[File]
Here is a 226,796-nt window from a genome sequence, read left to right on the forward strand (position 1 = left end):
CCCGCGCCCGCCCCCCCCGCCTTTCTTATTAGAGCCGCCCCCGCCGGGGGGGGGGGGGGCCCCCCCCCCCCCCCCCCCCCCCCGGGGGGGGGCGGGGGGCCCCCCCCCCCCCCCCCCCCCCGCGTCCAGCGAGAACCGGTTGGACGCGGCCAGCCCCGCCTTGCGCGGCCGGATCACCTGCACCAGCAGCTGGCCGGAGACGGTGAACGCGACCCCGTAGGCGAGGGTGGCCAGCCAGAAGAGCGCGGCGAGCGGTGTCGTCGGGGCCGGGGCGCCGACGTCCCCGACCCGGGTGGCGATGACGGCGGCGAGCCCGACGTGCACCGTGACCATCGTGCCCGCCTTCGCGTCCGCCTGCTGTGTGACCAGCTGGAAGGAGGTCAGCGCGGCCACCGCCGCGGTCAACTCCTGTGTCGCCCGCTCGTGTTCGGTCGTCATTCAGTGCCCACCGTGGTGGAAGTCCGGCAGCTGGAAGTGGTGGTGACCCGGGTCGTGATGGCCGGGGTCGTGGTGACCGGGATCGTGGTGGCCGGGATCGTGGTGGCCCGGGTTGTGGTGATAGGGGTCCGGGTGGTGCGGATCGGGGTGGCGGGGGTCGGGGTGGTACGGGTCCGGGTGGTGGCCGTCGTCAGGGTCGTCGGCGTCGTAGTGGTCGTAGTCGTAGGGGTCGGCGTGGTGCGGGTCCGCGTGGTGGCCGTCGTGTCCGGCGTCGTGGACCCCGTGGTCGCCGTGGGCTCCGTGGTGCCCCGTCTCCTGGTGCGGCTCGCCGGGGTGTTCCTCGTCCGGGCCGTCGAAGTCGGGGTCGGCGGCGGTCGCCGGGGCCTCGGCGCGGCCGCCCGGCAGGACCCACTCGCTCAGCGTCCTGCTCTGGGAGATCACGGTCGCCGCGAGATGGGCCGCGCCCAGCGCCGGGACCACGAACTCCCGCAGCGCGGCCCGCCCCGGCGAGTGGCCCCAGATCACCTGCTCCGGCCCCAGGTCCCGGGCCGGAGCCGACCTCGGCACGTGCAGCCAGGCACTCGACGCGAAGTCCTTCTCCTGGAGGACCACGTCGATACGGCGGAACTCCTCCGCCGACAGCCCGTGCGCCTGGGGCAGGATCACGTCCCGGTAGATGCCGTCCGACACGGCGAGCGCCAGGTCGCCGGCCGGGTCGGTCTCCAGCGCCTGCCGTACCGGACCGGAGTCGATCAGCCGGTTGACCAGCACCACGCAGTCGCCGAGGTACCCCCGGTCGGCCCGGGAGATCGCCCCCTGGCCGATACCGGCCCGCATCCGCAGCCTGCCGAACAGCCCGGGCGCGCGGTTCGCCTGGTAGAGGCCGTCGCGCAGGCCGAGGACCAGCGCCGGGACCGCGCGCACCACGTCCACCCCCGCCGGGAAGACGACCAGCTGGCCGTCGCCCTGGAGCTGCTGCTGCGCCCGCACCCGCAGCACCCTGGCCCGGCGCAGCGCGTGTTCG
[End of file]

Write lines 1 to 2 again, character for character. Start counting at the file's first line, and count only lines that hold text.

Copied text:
Here is a 226,796-nt window from a genome sequence, read left to right on the forward strand (position 1 = left end):
CCCGCGCCCGCCCCCCCCGCCTTTCTTATTAGAGCCGCCCCCGCCGGGGGGGGGGGGGGCCCCCCCCCCCCCCCCCCCCCCCCGGGGGGGGGCGGGGGGCCCCCCCCCCCCCCCCCCCCCCGCGTCCAGCGAGAACCGGTTGGACGCGGCCAGCCCCGCCTTGCGCGGCCGGATCACCTGCACCAGCAGCTGGCCGGAGACGGTGAACGCGACCCCGTAGGCGAGGGTGGCCAGCCAGAAGAGCGCGGCGAGCGGTGTCGTCGGGGCCGGGGCGCCGACGTCCCCGACCCGGGTGGCGATGACGGCGGCGAGCCCGACGTGCACCGTGACCATCGTGCCCGCCTTCGCGTCCGCCTGCTGTGTGACCAGCTGGAAGGAGGTCAGCGCGGCCACCGCCGCGGTCAACTCCTGTGTCGCCCGCTCGTGTTCGGTCGTCATTCAGTGCCCACCGTGGTGGAAGTCCGGCAGCTGGAAGTGGTGGTGACCCGGGTCGTGATGGCCGGGGTCGTGGTGACCGGGATCGTGGTGGCCGGGATCGTGGTGGCCCGGGTTGTGGTGATAGGGGTCCGGGTGGTGCGGATCGGGGTGGCGGGGGTCGGGGTGGTACGGGTCCGGGTGGTGGCCGTCGTCAGGGTCGTCGGCGTCGTAGTGGTCGTAGTCGTAGGGGTCGGCGTGGTGCGGGTCCGCGTGGTGGCCGTCGTGTCCGGCGTCGTGGACCCCGTGGTCGCCGTGGGCTCCGTGGTGCCCCGTCTCCTGGTGCGGCTCGCCGGGGTGTTCCTCGTCCGGGCCGTCGAAGTCGGGGTCGGCGGCGGTCGCCGGGGCCTCGGCGCGGCCGCCCGGCAGGACCCACTCGCTCAGCGTCCTGCTCTGGGAGATCACGGTCGCCGCGAGATGGGCCGCGCCCAGCGCCGGGACCACGAACTCCCGCAGCGCGGCCCGCCCCGGCGAGTGGCCCCAGATCACCTGCTCCGGCCCCAGGTCCCGGGCCGGAGCCGACCTCGGCACGTGCAGCCAGGCACTCGACGCGAAGTCCTTCTCCTGGAGGACCACGTCGATACGGCGGAACTCCTCCGCCGACAGCCCGTGCGCCTGGGGCAGGATCACGTCCCGGTAGATGCCGTCCGACACGGCGAGCGCCAGGTCGCCGGCCGGGTCGGTCTCCAGCGCCTGCCGTACCGGACCGGAGTCGATCAGCCGGTTGACCAGCACCACGCAGTCGCCGAGGTACCCCCGGTCGGCCCGGGAGATCGCCCCCTGGCCGATACCGGCCCGCATCCGCAGCCTGCCGAACAGCCCGGGCGCGCGGTTCGCCTGGTAGAGGCCGTCGCGCAGGCCGAGGACCAGCGCCGGGACCGCGCGCACCACGTCCACCCCCGCCGGGAAGACGACCAGCTGGCCGTCGCCCTGGAGCTGCTGCTGCGCCCGCACCCGCAGCACCCTGGCCCGGCGCAGCGCGTGTTCG